A High Surf Advisory has been issued for the British Virgin Islands.
The territory will remain under this warning until Tuesday, January 1, the Department of Disaster Management (DDM) has said.
The advisory was effected because of what has been described as ‘north, to northeast swells’ that are reaching the islands.
“These swells are expected to cause dangerous breaking waves (surfs) and life-threatening rip currents. The swells will shift to the northwest on Friday,” the DDM said.
Seas are expected to rise by three to six feet and is anticipated to occasionally rise as much as eight feet.
Below is the DDM’s full statement on the advisory:
The Antigua and Barbuda Meteorological Services has issued a High Surf Advisory for the BVI until Tuesday.
North to northeast swells are reaching the islands. These swells are expected to cause dangerous breaking waves (surfs) and life-threatening rip currents. The swells will shift to the northwest on Friday.
Seas: 2 to 2.8 metres or 6 to 9 feet and occasionally reaching over 3.5 metres or near 12 feet, seas will subside a bit after the next 24 hours. Swells east at 1 to 2 metres or 3 to 6 feet and occasionally reaching near 2.5 metres or 8 feet.
Surfs: Breaking swells or surfs of over 2 metres or over 6 feet are expected. These conditions will be conducive for dangerous rip currents. Please note that surfs could be as much as twice the height of swells.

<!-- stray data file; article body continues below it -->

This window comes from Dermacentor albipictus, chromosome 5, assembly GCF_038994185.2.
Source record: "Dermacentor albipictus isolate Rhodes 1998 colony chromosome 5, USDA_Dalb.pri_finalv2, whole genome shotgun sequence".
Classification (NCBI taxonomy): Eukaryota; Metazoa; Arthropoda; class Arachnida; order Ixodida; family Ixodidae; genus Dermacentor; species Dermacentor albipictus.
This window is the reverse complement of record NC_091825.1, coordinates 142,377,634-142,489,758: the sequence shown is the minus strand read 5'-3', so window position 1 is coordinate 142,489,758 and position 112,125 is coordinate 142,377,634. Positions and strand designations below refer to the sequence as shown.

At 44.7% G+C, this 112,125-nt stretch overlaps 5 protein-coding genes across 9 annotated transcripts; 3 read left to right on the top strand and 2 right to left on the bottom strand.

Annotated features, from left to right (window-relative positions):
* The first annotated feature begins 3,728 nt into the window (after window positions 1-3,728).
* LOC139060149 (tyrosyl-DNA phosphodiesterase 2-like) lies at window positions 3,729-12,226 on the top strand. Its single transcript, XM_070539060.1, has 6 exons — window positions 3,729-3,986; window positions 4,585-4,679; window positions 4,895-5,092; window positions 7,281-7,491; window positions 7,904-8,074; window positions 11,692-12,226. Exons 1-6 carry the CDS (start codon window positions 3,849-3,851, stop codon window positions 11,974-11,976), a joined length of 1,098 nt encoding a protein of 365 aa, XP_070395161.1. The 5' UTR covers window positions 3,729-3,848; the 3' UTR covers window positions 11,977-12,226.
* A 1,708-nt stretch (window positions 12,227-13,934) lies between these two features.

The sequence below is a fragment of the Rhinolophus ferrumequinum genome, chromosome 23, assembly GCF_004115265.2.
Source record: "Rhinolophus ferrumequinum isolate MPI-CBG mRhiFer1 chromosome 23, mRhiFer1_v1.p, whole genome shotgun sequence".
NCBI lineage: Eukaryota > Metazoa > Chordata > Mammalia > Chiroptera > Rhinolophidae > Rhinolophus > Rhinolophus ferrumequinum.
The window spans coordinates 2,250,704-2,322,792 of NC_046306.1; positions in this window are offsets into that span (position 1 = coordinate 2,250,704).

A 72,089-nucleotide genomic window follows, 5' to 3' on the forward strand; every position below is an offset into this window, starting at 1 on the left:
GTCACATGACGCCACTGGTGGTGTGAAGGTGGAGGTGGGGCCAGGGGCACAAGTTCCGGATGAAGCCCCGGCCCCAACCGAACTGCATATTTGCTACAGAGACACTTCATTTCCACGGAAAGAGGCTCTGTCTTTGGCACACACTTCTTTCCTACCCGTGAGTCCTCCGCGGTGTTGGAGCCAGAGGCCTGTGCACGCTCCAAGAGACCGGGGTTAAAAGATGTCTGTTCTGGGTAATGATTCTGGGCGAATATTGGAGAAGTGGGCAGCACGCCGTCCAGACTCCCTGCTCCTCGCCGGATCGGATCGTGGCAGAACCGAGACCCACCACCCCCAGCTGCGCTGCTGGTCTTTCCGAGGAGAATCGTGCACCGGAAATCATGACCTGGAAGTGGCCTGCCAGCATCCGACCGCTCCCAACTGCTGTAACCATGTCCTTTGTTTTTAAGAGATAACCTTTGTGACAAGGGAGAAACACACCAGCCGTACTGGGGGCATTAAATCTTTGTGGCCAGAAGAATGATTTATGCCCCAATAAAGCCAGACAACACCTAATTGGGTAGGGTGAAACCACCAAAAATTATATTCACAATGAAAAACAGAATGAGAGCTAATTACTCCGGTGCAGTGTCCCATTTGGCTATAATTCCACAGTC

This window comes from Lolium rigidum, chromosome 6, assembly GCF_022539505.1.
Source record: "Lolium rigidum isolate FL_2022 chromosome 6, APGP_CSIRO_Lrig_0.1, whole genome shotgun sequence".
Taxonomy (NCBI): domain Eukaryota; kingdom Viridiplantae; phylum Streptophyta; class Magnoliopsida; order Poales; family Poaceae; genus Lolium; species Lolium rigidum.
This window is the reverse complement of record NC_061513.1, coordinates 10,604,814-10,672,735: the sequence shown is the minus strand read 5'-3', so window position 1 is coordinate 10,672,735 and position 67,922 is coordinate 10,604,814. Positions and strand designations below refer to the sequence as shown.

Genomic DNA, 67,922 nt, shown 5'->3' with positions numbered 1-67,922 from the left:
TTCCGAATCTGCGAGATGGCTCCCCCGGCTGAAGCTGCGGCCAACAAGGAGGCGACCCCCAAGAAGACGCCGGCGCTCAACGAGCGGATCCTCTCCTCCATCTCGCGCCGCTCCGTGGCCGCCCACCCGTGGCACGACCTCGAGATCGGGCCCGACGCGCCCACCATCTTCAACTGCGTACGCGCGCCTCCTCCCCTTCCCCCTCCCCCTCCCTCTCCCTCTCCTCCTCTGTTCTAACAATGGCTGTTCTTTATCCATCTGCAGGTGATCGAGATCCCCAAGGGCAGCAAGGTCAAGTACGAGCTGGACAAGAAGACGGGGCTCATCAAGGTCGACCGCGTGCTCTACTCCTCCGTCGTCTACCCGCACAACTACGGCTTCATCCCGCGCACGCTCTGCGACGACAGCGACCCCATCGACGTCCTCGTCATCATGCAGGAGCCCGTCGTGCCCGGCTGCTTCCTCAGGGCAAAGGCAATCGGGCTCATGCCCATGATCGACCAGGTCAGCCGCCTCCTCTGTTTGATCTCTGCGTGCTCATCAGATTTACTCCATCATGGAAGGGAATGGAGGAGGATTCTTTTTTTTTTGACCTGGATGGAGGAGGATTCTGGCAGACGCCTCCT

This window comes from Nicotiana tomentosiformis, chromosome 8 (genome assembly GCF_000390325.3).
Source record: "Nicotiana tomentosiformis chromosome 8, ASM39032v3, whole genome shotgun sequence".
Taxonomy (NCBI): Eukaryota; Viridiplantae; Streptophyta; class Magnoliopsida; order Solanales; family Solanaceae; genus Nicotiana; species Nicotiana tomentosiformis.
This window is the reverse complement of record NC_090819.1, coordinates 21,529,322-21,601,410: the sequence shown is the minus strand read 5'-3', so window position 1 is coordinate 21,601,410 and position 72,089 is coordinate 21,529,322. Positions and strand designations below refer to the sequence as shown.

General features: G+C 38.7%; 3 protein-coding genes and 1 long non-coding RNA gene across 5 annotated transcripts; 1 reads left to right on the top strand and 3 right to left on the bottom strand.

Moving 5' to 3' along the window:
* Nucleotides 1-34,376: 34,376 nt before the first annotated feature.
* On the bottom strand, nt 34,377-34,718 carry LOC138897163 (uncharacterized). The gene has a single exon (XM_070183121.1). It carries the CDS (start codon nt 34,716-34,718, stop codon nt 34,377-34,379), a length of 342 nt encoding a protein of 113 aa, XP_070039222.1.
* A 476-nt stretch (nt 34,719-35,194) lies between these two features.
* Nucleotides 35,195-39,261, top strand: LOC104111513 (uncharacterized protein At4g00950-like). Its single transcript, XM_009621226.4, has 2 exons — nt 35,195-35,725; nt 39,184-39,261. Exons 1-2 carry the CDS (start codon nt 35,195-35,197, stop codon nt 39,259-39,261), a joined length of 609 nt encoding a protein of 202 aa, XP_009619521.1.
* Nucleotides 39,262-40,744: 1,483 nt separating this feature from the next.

Coastal flooding: High tides combine with onshore wind and swell actions will result in localized coastal flooding and beach erosion.
Locations (to be) affected: Exposed and shallow northwest, north and east facing beaches and coastlines.
Impacts (possible/likely/expected): Loss of life – strong currents that can carry even the strongest swimmers out to sea; injuries to beachgoers; beach erosion; sea water splashing onto low lying coastal roads; beach closures; localized disruptions to marine recreation and businesses; financial losses; damage to coral reefs; salt water intrusion and disruptions to potable water from desalination. High surfs can knock spectators off exposed rocks and jetties. Breaking waves may occasionally impact harbours making navigating the harbour channel dangerous.
Precautionary/preparedness actions: A high surf advisory means that dangerous high surfs of 2 to 3 metres or 6 to 10 feet will affect beaches in the advisory area, producing localized beach erosion and dangerous swimming conditions. Beachgoers should be extremely cautious; bathe only where lifeguards are present or the sheltered, less affected beaches on the south.
Rip currents are powerful channels of water flowing quickly away from shore, which occur most often at low spots or breaks in the sandbar and near structures such as groins, jetties and piers.
If caught in a rip current, relax and float. Don`t swim against the current. If able, swim in a direction following the shoreline. If unable to escape, face the shore and call or wave for help.
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